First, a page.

(Emphasis added.)

[3] NRS 704.325 provides as follows:

No public utility shall, without the consent of the commission, apply any security or any proceeds thereof to any purpose not specified in the commission's order, or supplemental order, or to any purpose in excess of the amount allowed for such purpose in such order, or otherwise in contravention of such order.

[1] In support of this request, Roggenbihl prepared what was entitled a "Contract and Note" (dated October 18, 1986) in which, for the first time, he, Ruff and Martin, as well as Topaz, were shown as borrowers.

[2] Arguably, the sixteen percent interest should be computed only until the complaint was filed (February 3, 1988). If $121,000.00 had been awarded with joint and several liability, interest would have amounted to $19,370.00 per year or over $1,600.00 per month for whatever period would be appropriate.

[3] The promissory note reads as follows:

PROMISSORY NOTE

$121,000.00 Dated: October 8, 1986

For value received, the undersigned, NEVADA LANDS ASSOCIATION, A Nevada General Partnership, with principal office for the transaction if its' business at 425 Gentry Way #B, Reno, Nevada 89502 does hereby promise to pay Florence Marsh or her survivors the principal sum of One Hundred Twenty One Thousand Dollars ($121,000.00) together with interest thereon of sixteen percent (16%) per annum on decreasing balance from the eighth day of October, 1986 until paid in full. Payments are due the eighth of each month.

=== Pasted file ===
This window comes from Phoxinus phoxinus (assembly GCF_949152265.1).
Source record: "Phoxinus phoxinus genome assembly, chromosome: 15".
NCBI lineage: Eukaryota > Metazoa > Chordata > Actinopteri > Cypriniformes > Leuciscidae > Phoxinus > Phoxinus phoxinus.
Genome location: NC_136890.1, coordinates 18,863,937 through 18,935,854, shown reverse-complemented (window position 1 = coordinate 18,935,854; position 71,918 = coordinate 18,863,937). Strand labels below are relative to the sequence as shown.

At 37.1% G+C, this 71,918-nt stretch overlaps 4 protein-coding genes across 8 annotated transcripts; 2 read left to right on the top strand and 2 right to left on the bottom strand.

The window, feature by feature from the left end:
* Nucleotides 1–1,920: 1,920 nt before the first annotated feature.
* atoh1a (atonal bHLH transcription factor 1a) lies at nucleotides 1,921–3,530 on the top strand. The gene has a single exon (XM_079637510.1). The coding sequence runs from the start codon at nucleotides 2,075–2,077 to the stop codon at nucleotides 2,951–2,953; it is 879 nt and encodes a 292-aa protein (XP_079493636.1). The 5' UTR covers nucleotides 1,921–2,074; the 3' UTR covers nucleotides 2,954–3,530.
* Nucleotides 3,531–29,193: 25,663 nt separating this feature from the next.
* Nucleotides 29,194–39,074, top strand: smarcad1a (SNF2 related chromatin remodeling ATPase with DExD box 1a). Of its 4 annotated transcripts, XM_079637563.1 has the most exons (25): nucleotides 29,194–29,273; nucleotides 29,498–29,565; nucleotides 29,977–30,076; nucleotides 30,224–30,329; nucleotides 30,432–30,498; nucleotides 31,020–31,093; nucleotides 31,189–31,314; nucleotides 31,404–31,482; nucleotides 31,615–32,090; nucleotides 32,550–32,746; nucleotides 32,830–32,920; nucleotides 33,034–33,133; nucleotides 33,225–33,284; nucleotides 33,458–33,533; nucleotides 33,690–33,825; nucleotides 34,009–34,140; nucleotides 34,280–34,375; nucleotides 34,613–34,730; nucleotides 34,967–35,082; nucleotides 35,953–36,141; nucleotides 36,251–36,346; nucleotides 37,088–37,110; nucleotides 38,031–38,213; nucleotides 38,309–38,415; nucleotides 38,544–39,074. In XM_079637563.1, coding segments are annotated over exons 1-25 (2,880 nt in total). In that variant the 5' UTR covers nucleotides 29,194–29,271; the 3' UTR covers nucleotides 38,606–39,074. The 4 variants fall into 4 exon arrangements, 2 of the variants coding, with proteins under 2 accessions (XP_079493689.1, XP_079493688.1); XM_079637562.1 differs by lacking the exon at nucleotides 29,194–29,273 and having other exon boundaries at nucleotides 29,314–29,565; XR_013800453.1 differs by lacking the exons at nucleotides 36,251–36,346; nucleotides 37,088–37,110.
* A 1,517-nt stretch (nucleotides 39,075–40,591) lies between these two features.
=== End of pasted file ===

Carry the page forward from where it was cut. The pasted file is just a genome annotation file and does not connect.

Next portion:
Public Service Commission is scheduled to come on line within 60 days. Interest only on principal will be paid until Public Service Commission comes on line at the rate of sixteen percent (16%) per annum. Payments on principal and interest will commence thereafter.

This note is secured by the assets of Topaz Mutual Water Company Inc., a Nevada Corporation in an amount equalling the face value of this promissory note. The present total assets of Topaz Mutual Water Company Inc. include $1,335,000.00 of water rights plus office and physical assets of: $1,469,725.00.

The maker hereof waves demand, notice, protest and diligence and the maker hereof further promises that if this Note and the interest thereon are not fully paid as above provided, it will pay all costs and expenses, including a reasonable attorney's fee, that may be incurred in collecting this Note or any part thereof.

Nevada Lands Assoc. A Nevada General Partnership s/ _____________________________ Tony Wesley Martin, Partner s/ _____________________________ Gordon V. Ruff, Partner s/ _____________________________ William R. Roggenbihl STATE OF NEVADA | > ss: COUNTY OF WASHOE |

On this 13th day of October, 1986 personally appeared before me, the undersigned, a notary public in and for the County and State aforesaid, TONY WESLEY MARTIN, GORDON V. RUFF, AND WILLIAM R. ROGGENBIHL, general partners, known to me to be the person described in and who executed the within instrument, and who acknowledged to me that they executed the same freely and voluntarily and for the uses and purposes therein mentioned.

s/ __________________________ LORRAINE W. YOUNG

[4] The Contract and Note reads as follows:

CONTRACT AND NOTE WITH TOPAZ WATER COMPANY INC. AND TONY WESLEY MARTIN, GORDON V. RUFF AND WILLIAM R. ROGGENBIHL